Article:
Or walk with kings - nor lose the common touch,
If neither foes nor loving friends can hurt you,
If all men count with you, but none too much;

If you can fill the unforgiving minute
With sixty seconds' worth of distance run -
Yours is the Earth and everything that's in it,
And - which is more - you'll be a Man my son!

This makes sense to me.

Approximately every 28 seconds or so someone somewhere proclaims that print media is dead. My sense is that print isn't dead it's that it hasn't differentiated itself to the point where you'll pay for articles that you can get online for free. Print hasn't advanced itself beyond the everyday chatter of life.

Right now, I'm thinking specifically of the advertising trade magazines: Adweek and AdAge. I can get more vital and intelligent information from any number of free sources like Ad Contrarian, Ad Scam and Dave Trott's blog.

So here's my idea from the paper press.

A weekly article called "WFW?" That's Who's Fucking Whom?

Each week we learn about C-level horizontalism. Not Jack and Diana "powerpointing" in a broom closet. C-level canoodling. Lori boffing John. Miles boinking Bill. Then we can also learn about different kinds of schtupping. Clients sticking agencies. And vice versa.

This would get read and makes sense to me.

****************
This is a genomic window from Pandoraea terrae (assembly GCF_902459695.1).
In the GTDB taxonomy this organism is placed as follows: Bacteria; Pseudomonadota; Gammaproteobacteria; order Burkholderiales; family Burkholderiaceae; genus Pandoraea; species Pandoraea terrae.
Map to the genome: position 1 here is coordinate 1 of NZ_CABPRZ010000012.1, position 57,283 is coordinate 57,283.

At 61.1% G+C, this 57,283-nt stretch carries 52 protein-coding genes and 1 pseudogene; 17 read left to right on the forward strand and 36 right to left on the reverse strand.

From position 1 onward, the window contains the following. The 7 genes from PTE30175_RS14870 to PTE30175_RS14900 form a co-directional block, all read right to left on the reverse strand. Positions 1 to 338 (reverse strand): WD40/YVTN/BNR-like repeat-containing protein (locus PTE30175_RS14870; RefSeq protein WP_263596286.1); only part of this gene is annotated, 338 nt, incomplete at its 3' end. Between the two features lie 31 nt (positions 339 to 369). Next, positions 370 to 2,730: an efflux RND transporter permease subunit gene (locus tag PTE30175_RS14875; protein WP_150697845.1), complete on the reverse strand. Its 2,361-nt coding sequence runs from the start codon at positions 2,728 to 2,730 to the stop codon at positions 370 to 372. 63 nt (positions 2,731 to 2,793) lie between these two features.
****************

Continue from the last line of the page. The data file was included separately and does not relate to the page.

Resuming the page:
Re-envisioning the annals of dumbness.

A waggish friend of mine forwarded an email she just received from her agency's HR department.

Good Morning,

Please reply back if you would be interested in obtaining a flu shot in 2011 at a
cost of $22.00/shot.

Please let me know by the end of the this week.

I'd like 6 please. Enclosed is my check for $132.00.

And then there's the ever-so-merry sign-off, "Cheers."

Go fuck yourself.
I'm not having a drink.
I'm not toasting someone's engagement.
I'm not Christening a ship.
Take your cheers and shove it.
Unless you're English.

The center of the universe.

Years ago I worked with a tall, blonde and statuesque copywriter who no matter how crazy things got always managed to stay above the fray. Cynthia was her name and she had a level of self-possession and self-worth that I could only envy.

One Halloween a bunch of us were talking about what we were dressing up as. Cynthia, all 6' 1" of her dressed entirely in black (before that was in vogue) and pasted celestial shapes on her lissome form. "What are you supposed to be?" I naively asked. "The center of the universe, of course" was her reply.

What I didn't realize then but realize now was how prevalent is the ego-centricism that Cynthia's costume satirized. Today entire agencies think they are the center of the universe.

If they design coupons for Sunday FSIs, they believe coupon ads make the world go round. They'll spout data that says things like, "whereas newspaper readership has decreased to just 11-minutes per day, time spent with coupons is at a 37-year high." Further, beyond extolling the importance and efficacy of their medium, the ego-centrics need to do more. They need to say that all other media is dead.